The Magazine of The Evangelical Lutheran Church in America


October 5, 2009

ELCA Presiding Bishop Comments on Assembly Responses, Finances

It's a "rocky time" in the Evangelical Lutheran Church in America (ELCA) largely because of responses to decisions of the2009 ELCA Churchwide Assembly and economic stresses, said the Rev. Mark S. Hanson, ELCA presiding bishop.
Hanson made his comments to the ELCA Conference of Bishops, an advisory body of the church.  The conference includes the ELCA's 65 synod bishops, the presiding bishop and secretary. The conference is meeting here Oct. 1-6.
Much of Hanson's report focused on the assembly's actions on human sexuality and varied responses to those actions throughout the ELCA. In August the churchwide assembly adopted a social statement on human sexuality. The assembly also adopted proposals to change ELCA ministry policies, including a change to make it possible for Lutherans in publicly accountable, lifelong, monogamous same-gender relationships to
serve as ELCA associates in ministry, clergy, deaconesses and diaconal ministers.
Hanson noted that members who wanted the policy change wondered for years where they stood in the ELCA.  They remained faithful, stayed engaged in the church and generously supported its mission. Some
increased their giving, he said.
Hanson said there are ELCA members who disagree with the sexuality decisions and wonder if they will be able to find "a place to stand with integrity and safety."  They also want to preach and teach in accordance with their biblical convictions, and not be "demonized or stigmatized," he said. Such behavior has occurred "in all directions," Hanson said. He called for members to engage in "respectful, charitable, honest conversation."
In the midst of ongoing discussion, rejoicing and opposition, Hanson told the bishops, "I still remain convinced that we in the ELCA have a particularly unique moment to give an evangelical and missional witness
together to the world."
Hanson asked the bishops to share their wisdom with him in the coming months. "We need to name our expectations of each other as clearly as we can," he said.
The presiding bishop commented on other related topics:
• He called for support of ethnic-specific and multicultural congregations, and responded to some criticisms. "I want to be absolutely clear. Contrary to what some are saying or least implying, the churchwide organization is not now and will not use grants to congregations as a manipulative tool to silence criticism or to keep those congregations and their leaders in this church."  He also reported that 17 African Descent Lutheran leaders discussed with him their statement opposing the assembly's action to direct changes in ministry policies. The statement did not stop conversation but became a catalyst for deeper conversation, Hanson said.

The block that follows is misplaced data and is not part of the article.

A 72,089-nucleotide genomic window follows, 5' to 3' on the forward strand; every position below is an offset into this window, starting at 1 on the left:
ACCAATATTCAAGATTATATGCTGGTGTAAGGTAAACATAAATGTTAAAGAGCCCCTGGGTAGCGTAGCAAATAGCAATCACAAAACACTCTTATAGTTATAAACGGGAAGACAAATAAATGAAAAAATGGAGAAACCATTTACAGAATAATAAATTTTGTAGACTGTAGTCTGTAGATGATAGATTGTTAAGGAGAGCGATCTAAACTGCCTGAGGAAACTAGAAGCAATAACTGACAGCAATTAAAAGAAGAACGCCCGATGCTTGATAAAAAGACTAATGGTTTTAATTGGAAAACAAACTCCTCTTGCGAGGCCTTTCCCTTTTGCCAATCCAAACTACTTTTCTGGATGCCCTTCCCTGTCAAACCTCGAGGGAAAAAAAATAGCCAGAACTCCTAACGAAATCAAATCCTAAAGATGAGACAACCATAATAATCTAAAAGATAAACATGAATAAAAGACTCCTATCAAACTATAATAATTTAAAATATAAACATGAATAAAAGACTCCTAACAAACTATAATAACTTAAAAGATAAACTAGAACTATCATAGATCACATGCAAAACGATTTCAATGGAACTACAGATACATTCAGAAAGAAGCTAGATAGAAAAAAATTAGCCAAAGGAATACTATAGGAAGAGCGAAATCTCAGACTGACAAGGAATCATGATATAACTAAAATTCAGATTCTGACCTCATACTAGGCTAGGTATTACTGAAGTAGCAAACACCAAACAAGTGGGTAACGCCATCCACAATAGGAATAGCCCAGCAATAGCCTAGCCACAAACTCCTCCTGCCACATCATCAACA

• The Lutheran Coalition for Renewal (CORE) and some congregations have threatened to withhold or redirect mission support funds away from the ELCA. Hanson said such actions would adversely affect many ministries, such as planting and renewing congregations, grants and mission personnel assignments to global partner churches, and grants to Lutheran partners, agencies and institutions. Reductions would also affect the ELCA's capacity to be engaged in mission, he said.

•Because of current economic conditions and uncertainty about mission support funds, the churchwide organization is involved in contingency financial planning, as are many synods, Hanson said. For 2009 the
churchwide organization will continue a partial hiring freeze and underspend its current budget allocation by 5 percent "if necessary," he said.  Hanson also said churchwide leaders are developing "models for
reducing expenses in the 2010 budget." A revised spending plan for 2010 will be presented at next month's meeting of the ELCA Church Council, the church's board of directors, Hanson said.
Following his remarks, the bishops responded to Hanson's comments for more than one hour. Many said they are facing similar challenges in their synods and described how they are responding.
Also in the room when Hanson spoke were the presidents of the eight ELCA seminaries, meeting simultaneously with the bishops. The Rev. Mark R. Ramseth, president of Trinity Lutheran Seminary, Columbus, Ohio, asked the conference to remember ELCA seminarians preparing for ministry. Many are anxious about their futures yet have responded with "maturity," he said.  He reminded the bishops to call upon seminary faculties for assistance. "Know that we are standing with you in the work of this church," Ramseth said.

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